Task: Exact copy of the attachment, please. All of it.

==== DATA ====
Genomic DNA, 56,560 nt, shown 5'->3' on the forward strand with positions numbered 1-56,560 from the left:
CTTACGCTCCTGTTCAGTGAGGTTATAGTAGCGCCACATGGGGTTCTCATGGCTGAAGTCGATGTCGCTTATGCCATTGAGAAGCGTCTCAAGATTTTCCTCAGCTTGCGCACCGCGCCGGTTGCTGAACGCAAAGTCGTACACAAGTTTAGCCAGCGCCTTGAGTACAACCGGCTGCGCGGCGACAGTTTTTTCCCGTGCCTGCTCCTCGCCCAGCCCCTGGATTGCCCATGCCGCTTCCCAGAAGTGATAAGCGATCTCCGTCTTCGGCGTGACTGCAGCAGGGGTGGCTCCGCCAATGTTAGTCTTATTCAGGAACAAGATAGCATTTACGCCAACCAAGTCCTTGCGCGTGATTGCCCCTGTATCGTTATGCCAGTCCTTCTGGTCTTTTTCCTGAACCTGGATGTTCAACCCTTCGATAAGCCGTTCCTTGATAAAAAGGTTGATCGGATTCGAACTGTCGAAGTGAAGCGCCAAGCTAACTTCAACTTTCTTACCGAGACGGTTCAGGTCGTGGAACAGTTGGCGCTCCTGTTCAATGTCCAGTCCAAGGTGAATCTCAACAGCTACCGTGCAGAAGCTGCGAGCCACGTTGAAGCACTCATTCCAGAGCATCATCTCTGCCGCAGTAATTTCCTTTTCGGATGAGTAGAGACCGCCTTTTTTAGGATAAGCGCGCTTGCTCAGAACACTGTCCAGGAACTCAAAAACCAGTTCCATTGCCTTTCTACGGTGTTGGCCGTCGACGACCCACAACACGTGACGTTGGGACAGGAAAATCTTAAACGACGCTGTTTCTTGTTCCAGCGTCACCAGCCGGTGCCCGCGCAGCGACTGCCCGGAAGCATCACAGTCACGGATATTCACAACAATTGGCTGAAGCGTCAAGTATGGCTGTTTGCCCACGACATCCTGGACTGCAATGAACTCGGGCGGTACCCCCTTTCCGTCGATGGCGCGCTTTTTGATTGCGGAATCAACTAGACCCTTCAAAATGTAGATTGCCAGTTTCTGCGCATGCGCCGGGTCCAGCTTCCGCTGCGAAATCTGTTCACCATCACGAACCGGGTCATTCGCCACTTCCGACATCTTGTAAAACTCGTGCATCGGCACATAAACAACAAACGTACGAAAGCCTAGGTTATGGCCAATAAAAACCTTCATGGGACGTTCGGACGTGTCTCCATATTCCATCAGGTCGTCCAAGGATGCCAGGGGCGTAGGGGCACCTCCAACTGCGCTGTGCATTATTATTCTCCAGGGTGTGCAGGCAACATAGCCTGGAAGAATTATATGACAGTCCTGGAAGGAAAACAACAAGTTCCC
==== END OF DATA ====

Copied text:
Genomic DNA, 56,560 nt, shown 5'->3' on the forward strand with positions numbered 1-56,560 from the left:
CTTACGCTCCTGTTCAGTGAGGTTATAGTAGCGCCACATGGGGTTCTCATGGCTGAAGTCGATGTCGCTTATGCCATTGAGAAGCGTCTCAAGATTTTCCTCAGCTTGCGCACCGCGCCGGTTGCTGAACGCAAAGTCGTACACAAGTTTAGCCAGCGCCTTGAGTACAACCGGCTGCGCGGCGACAGTTTTTTCCCGTGCCTGCTCCTCGCCCAGCCCCTGGATTGCCCATGCCGCTTCCCAGAAGTGATAAGCGATCTCCGTCTTCGGCGTGACTGCAGCAGGGGTGGCTCCGCCAATGTTAGTCTTATTCAGGAACAAGATAGCATTTACGCCAACCAAGTCCTTGCGCGTGATTGCCCCTGTATCGTTATGCCAGTCCTTCTGGTCTTTTTCCTGAACCTGGATGTTCAACCCTTCGATAAGCCGTTCCTTGATAAAAAGGTTGATCGGATTCGAACTGTCGAAGTGAAGCGCCAAGCTAACTTCAACTTTCTTACCGAGACGGTTCAGGTCGTGGAACAGTTGGCGCTCCTGTTCAATGTCCAGTCCAAGGTGAATCTCAACAGCTACCGTGCAGAAGCTGCGAGCCACGTTGAAGCACTCATTCCAGAGCATCATCTCTGCCGCAGTAATTTCCTTTTCGGATGAGTAGAGACCGCCTTTTTTAGGATAAGCGCGCTTGCTCAGAACACTGTCCAGGAACTCAAAAACCAGTTCCATTGCCTTTCTACGGTGTTGGCCGTCGACGACCCACAACACGTGACGTTGGGACAGGAAAATCTTAAACGACGCTGTTTCTTGTTCCAGCGTCACCAGCCGGTGCCCGCGCAGCGACTGCCCGGAAGCATCACAGTCACGGATATTCACAACAATTGGCTGAAGCGTCAAGTATGGCTGTTTGCCCACGACATCCTGGACTGCAATGAACTCGGGCGGTACCCCCTTTCCGTCGATGGCGCGCTTTTTGATTGCGGAATCAACTAGACCCTTCAAAATGTAGATTGCCAGTTTCTGCGCATGCGCCGGGTCCAGCTTCCGCTGCGAAATCTGTTCACCATCACGAACCGGGTCATTCGCCACTTCCGACATCTTGTAAAACTCGTGCATCGGCACATAAACAACAAACGTACGAAAGCCTAGGTTATGGCCAATAAAAACCTTCATGGGACGTTCGGACGTGTCTCCATATTCCATCAGGTCGTCCAAGGATGCCAGGGGCGTAGGGGCACCTCCAACTGCGCTGTGCATTATTATTCTCCAGGGTGTGCAGGCAACATAGCCTGGAAGAATTATATGACAGTCCTGGAAGGAAAACAACAAGTTCCC